A note on the D string
An up stroke!
Also, for the record, someone responded to post remarking the speed of Angelo Debarre's version of la Gitana. They said that such speed is made possible by the "rest stroke" technique. Well look, that's not exactly the case. That speedy lick is played with standard alternate picking which just so happens to be exactly the same as the rest stroke technique on that particular passage. There is no difference whatsoever. There are many other examples where the efficiency of the gypsy rest stroke is, in fact, a cool technique that allows for more efficient and speedy picking than alternate picking. But that passage of la Gitane is not one of them.
I believe it was Dennis who pointed out a year or two ago that Joscho Stephan alternate picks. He's got a great tone and watching him it looks to me like he's manged to take a lot of that same whipping motion into his alternate picking possibly with rest strokes on the down strokes, but maybe not. All those upstrokes work for him.
Yorgui Loeffler is another guy in this camp I've been told. He definitely uses that gypsy picking motion and there are definitely rest strokes happening (though like many of the alsace guys I think he incorporates a bit more of his arm in the general motion.) However, I think it was once again Dennis, who pointed out that Yorgui will use a lot of up strokes on the same licks that Jimmy or Stochelo Rosenberg will play with down strokes. That being said I can't say that Yorgui's strictly alternate picking, but simply that he has his own idiosyncratic technique that definitely works for him.
John Jorgensen alternate picks probably the majority of what he plays, and gets a nice tone.
These guys all play loud and have a nice "gypsy jazzish" tone, so as I think I said in a different post everyone has there own viable solutions. John has also said that there are certain phrases that simply don't sound right unless they're gypsy picked. Yorgui and Joscho may prove him wrong. Maybe someone should do a study of their right hand technique to see how they nail that sound, with their own idiosyncratic approaches. I can say they definitely aren't using their right wrists in the same way as someone like Al Dimeola does, even in a case where their pick direction matches his.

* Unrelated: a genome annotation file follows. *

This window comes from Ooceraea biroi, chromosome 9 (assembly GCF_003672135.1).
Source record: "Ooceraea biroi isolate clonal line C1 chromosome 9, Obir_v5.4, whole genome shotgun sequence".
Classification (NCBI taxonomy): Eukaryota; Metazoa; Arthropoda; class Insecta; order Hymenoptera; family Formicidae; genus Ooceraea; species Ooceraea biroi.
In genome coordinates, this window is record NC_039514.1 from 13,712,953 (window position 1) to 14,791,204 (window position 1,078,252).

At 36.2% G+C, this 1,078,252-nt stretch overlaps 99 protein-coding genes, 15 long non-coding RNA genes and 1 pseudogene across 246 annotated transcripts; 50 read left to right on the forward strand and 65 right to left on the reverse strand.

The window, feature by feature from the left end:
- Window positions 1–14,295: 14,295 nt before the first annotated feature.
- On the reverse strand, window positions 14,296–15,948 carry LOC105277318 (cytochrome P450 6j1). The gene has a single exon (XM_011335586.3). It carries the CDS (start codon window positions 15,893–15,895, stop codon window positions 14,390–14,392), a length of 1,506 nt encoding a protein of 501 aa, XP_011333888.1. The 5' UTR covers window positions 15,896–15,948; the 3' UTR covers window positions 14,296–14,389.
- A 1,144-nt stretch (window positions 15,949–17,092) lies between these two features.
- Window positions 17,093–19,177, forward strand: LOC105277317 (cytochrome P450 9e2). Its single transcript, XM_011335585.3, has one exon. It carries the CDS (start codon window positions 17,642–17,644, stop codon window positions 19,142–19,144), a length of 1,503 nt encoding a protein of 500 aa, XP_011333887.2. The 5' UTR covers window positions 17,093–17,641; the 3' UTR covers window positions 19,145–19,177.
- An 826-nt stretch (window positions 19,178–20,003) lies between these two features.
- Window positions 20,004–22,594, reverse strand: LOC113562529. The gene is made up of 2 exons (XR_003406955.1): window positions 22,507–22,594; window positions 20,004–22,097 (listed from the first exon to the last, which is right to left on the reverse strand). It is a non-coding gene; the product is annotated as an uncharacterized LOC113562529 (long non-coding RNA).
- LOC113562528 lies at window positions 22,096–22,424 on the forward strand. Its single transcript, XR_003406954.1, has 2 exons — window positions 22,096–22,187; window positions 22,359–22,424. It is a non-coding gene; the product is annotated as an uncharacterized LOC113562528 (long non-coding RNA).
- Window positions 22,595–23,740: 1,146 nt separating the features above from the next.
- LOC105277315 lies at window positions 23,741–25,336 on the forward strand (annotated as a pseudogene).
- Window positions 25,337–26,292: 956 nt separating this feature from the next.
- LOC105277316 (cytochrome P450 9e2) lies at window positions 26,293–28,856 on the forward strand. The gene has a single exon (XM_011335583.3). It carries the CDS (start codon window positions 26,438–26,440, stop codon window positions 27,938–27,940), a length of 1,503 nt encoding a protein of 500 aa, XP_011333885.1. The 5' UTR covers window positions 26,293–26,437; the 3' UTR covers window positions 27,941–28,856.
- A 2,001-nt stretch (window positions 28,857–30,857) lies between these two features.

For myself, I've had plenty of passages where I've tried to sneak upstrokes in to make it easy for myself, and in almost all cases it just made things worse. In most cases, that approach won't work for me. It just makes me use a whole different set of muscles which makes for an awkward affair, or lousy tone. Working on alternate picking for completely non GJ applications is on my list of things to do. However Gypsy Picking opened so many doors for me, there is just so much I can play that I couldn't before adopting the technique.
I have also always said that you shouldn't just change your technique because someone tells you to. If you're happy with the way you play, why change it? I wouldn't let the Gypsy Picking thing be an oppressive force for you. It's helped a ton for a lot of people on this forum, and even more in the larger landscape of this genre. But that doesn't mean everyone has to do it.
If you're looking for people who do something different (technique-wise) within the style they're there. Serge Krief is another player that comes to mind. If you continue studying how players like Joscho do what they do I'd be interested to see what you discover.
Really though, I'm more excited about what players are doing different musically. That always seems much more exciting.
That tune certainly is a workout though, whew.
There is quite a bit of common ground between alternate picking and gypsy picking in terms of up and down strokes and I, like many alternate pickers, have never anchored my right hand.
Actually, I have recently begun to incrporate some of the gypsy picking on specific runs and it works very well. The hard part is getting my brain to switch back and forth between picking styles.